Much hype has surrounded Netflix's film adaptation of the cult manga series, Blame!, but the co- directors of the new project are not feeling any pressure.
That is because, unlike most adaptations of iconic works, the creator of the original story - in this case, Tsutomu Nihei - is very much involved in the making of the film from start to finish.
Fans can therefore rest assured that the vision here is fully approved by the 46-year-old manga artist himself.
As Hiroyuki Seshita, lead director of the film, tells The Straits Times in a recent interview: "Mr Nihei is a core person on the movie-making staff and did everything from scriptwriting to looking at the artwork.
"He was involved on a scale here that you cannot imagine. He would design concept art and bring his sketches for us and there were so many of these sketches that they can all come together to make a book."
His co-director and computer graphics supervisor, Tadahiro Yoshihira, agrees.
"It's not like he was some guy who looked at us from the outside, to tell us what he liked or didn't like. He was very much a member of our team, working from the inside," he says.
"He would give a lot of suggestions, but he was also open to what we said, so it was a collaborative effort."
The pair were speaking to The Straits Times in Japanese via a translator in a video conference call from Tokyo, where they are based.
Blame!, which is available on streaming service Netflix, is based on Nihei's 10-volume science- fiction manga series set in the distant future, where people live in a bleak technological megastructure that expands endlessly. As humans have lost the ability to control this structure, they are seen as a threat and in danger of being exterminated.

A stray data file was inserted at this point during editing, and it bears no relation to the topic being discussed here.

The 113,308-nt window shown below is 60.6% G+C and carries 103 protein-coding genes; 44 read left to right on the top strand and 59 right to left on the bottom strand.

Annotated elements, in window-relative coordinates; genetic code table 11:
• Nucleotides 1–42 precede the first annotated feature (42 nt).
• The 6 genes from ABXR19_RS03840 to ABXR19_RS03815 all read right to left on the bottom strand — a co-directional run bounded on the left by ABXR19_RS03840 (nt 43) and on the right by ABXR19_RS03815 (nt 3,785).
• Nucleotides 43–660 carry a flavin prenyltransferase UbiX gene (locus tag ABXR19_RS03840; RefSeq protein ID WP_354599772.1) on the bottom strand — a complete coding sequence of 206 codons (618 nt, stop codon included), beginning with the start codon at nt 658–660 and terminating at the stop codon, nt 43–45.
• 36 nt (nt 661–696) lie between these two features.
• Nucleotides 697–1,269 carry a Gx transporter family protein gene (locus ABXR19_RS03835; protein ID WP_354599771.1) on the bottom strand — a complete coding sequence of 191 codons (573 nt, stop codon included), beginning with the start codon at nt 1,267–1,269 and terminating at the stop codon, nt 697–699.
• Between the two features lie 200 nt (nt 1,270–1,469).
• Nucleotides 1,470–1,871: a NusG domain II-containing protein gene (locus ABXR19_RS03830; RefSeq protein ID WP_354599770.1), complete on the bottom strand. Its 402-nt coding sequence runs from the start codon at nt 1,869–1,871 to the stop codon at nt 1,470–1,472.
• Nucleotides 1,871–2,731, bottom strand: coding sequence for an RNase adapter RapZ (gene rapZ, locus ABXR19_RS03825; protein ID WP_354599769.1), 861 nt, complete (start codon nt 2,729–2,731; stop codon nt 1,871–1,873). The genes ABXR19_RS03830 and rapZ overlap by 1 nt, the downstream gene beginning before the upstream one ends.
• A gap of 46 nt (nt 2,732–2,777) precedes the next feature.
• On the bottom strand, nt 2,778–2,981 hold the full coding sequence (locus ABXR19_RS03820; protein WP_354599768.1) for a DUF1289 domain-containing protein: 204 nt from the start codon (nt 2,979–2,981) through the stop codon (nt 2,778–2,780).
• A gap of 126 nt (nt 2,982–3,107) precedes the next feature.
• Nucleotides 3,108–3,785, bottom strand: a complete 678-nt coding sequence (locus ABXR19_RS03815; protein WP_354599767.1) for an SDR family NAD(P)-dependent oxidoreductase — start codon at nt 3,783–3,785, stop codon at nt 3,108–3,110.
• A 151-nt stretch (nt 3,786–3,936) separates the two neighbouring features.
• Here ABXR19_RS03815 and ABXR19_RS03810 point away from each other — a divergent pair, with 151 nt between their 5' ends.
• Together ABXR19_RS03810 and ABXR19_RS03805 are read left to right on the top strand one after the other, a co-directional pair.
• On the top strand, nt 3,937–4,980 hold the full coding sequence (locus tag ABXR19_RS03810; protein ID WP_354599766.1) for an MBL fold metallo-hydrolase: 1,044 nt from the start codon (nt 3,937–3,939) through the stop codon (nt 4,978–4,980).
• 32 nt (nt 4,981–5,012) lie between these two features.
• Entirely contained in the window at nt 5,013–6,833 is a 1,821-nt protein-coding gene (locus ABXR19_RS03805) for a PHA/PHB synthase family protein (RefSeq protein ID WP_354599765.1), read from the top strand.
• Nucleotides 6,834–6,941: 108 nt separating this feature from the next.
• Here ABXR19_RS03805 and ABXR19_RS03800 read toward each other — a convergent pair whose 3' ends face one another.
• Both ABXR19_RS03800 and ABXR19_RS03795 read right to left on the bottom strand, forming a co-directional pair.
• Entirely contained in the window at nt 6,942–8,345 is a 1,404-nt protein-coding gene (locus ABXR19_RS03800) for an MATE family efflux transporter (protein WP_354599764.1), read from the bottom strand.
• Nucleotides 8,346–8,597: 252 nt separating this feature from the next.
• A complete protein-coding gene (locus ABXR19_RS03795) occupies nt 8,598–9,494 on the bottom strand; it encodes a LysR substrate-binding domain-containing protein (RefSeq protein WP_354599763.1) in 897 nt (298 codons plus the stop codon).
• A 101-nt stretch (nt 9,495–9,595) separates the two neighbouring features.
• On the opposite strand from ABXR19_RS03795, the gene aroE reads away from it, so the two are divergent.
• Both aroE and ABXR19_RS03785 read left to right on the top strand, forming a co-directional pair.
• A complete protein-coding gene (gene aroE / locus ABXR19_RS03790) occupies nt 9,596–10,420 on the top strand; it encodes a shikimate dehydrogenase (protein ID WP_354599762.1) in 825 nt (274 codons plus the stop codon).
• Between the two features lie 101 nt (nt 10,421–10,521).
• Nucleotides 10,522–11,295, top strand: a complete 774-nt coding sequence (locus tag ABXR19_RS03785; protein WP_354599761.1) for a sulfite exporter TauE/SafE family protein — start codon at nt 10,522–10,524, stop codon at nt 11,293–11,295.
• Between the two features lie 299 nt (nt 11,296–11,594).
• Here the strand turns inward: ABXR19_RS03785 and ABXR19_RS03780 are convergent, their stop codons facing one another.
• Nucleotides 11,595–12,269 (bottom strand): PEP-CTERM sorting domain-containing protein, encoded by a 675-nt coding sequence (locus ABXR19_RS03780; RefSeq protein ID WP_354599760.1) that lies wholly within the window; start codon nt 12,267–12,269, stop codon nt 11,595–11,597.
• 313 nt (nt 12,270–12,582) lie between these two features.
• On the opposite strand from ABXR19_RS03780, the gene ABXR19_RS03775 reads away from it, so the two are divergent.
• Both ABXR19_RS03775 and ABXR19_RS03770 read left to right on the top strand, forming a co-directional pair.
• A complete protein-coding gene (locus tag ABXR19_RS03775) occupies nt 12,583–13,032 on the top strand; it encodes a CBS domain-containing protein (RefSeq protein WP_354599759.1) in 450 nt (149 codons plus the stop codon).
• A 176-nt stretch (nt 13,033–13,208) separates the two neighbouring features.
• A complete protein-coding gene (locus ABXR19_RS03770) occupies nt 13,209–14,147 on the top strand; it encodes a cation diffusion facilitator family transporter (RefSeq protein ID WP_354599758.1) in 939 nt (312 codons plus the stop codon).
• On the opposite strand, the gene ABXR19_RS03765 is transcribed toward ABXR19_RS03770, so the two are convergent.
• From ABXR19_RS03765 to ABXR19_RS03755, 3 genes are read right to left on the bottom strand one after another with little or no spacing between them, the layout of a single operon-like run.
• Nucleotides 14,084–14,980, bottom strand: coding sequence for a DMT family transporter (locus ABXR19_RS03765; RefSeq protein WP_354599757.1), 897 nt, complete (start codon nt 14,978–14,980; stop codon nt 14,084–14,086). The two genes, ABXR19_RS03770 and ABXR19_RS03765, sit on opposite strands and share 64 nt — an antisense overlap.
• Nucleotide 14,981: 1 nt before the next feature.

When the manga was released in 1998, it made waves in the scene for its imaginative storyline and stark art. It is now widely considered to be one of the most influential cyberpunk science-fiction manga series of all time.
Seshita, 50, who remembers the manga's impact when it was first published, says: "I was already working in anime at the time and everyone in the business was talking about this hugely original piece of work. Obviously, I'm a huge fan."
Yoshihira, 39, adds: "I was 20 years old when the manga came out and I remember thinking how cool it was. I thought it was so stylish and it had a huge influence on what I wanted my future occupation to be."
Given the complex and sprawling nature of the manga, however, it is considered a particularly difficult piece of work to adapt for the screen. A seven-part Web TV anime adaptation in 2003 received lukewarm reviews.
Learning from that, Seshita says the makers of the current film decided to focus on just a small part of the story instead.
He says: "The basic aesthetics of the world are consistent with the manga, but the story here will be much more focused because it can be told only in two hours.
"In fact, you can look at this film as an original storyline, but still done by Nihei himself. Those who are not familiar with the manga will still be able to follow it."
Despite the original manga being nearly two decades old, the directors believe the themes are more relevant than ever.
Seshita says: "When you look at all the things going on in the world and stories about artificial intelligence and technology, you'll find that the manga resonates.
"The world has caught up with the one depicted in the manga 20 years ago."
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•Blame! is available on Netflix.